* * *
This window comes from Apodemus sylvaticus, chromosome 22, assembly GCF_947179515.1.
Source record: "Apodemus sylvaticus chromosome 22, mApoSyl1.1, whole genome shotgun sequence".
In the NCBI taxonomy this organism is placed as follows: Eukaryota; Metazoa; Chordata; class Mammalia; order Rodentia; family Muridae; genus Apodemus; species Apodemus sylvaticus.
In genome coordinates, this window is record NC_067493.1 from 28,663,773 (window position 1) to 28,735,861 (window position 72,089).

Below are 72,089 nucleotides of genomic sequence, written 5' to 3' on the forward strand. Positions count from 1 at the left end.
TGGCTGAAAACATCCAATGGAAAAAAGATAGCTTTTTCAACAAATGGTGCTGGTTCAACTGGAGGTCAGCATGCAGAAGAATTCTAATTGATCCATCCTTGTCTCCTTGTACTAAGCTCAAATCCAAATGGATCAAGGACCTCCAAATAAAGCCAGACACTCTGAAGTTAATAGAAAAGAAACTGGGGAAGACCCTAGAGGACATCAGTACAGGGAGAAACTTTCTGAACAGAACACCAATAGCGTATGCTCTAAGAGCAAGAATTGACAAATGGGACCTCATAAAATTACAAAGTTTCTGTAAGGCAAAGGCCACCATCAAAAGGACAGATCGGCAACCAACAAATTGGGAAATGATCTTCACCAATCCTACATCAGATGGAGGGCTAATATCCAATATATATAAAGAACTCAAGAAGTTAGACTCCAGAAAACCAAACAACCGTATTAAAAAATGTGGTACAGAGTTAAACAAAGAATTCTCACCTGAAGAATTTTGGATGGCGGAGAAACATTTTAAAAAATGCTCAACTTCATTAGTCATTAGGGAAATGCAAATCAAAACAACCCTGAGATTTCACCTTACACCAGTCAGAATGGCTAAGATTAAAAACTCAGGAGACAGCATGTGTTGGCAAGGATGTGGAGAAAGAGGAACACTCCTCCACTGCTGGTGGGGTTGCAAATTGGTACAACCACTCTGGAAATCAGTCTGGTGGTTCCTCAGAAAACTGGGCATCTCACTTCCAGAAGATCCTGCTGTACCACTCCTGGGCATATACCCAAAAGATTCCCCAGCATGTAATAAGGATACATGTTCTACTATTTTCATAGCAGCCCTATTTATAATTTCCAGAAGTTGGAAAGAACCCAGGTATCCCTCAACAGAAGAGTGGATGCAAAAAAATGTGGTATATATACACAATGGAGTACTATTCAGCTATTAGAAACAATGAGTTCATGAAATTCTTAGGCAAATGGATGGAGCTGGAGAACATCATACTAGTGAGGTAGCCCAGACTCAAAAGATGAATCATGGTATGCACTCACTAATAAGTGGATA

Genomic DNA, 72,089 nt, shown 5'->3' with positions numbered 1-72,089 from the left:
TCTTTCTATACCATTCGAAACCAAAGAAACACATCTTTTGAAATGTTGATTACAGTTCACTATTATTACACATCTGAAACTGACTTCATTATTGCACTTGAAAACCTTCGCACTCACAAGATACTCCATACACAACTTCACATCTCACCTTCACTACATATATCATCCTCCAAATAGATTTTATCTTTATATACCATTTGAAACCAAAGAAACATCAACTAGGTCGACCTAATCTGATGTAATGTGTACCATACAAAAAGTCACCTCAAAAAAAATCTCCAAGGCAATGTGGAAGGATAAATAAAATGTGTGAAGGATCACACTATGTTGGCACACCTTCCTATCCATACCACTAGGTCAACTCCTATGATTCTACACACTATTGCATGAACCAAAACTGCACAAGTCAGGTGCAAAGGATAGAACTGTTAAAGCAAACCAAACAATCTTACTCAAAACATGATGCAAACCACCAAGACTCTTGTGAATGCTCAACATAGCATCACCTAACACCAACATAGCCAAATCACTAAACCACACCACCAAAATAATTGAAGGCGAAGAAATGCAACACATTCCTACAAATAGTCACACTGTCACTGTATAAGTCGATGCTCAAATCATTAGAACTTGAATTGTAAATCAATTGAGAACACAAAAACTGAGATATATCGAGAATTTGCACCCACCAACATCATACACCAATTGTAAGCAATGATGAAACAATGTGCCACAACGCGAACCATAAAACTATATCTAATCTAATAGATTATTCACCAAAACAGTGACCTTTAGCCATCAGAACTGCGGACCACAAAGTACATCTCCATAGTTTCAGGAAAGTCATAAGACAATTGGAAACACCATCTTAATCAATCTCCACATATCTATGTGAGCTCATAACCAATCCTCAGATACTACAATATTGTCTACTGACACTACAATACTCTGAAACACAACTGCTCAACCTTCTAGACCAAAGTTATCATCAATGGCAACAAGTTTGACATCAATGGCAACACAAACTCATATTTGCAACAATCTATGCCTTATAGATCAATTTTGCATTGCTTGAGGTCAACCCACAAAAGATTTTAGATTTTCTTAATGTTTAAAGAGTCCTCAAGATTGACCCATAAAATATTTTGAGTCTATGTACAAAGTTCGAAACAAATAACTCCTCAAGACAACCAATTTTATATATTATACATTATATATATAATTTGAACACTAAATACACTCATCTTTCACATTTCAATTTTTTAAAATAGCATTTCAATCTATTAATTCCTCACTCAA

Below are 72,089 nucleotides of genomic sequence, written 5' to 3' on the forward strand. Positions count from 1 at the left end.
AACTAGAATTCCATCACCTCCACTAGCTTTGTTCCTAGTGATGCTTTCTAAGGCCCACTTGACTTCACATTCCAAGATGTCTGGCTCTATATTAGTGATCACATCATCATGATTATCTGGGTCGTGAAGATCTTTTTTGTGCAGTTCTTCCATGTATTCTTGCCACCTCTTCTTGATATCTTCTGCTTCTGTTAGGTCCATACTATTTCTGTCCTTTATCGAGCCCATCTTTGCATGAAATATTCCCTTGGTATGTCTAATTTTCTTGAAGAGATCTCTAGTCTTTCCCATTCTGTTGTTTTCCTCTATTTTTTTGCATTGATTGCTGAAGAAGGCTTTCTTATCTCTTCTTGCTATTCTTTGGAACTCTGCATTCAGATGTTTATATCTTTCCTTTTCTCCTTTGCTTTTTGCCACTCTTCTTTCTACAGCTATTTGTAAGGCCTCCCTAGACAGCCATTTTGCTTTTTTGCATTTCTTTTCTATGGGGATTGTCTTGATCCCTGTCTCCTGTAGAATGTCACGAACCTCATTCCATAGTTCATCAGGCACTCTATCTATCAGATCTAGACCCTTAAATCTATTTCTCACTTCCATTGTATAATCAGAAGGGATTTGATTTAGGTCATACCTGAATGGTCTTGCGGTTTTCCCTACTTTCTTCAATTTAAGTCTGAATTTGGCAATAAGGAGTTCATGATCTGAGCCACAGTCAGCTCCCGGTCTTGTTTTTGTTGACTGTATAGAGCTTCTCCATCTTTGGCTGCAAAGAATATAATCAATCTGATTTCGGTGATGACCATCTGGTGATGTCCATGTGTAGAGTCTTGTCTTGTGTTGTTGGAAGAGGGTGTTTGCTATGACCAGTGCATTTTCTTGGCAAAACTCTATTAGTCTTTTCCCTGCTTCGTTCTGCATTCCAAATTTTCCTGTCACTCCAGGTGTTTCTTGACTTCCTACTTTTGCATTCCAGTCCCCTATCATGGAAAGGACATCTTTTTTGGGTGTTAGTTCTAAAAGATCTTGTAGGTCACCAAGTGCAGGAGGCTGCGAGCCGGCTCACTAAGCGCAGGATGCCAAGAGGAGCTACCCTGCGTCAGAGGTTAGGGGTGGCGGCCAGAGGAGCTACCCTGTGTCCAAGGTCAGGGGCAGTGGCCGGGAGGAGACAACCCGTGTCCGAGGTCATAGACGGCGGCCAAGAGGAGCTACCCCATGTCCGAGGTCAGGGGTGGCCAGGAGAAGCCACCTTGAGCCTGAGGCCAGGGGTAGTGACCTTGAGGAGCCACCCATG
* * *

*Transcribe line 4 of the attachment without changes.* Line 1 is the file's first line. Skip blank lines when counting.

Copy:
In genome coordinates, this window is record NC_067493.1 from 28,663,773 (window position 1) to 28,735,861 (window position 72,089).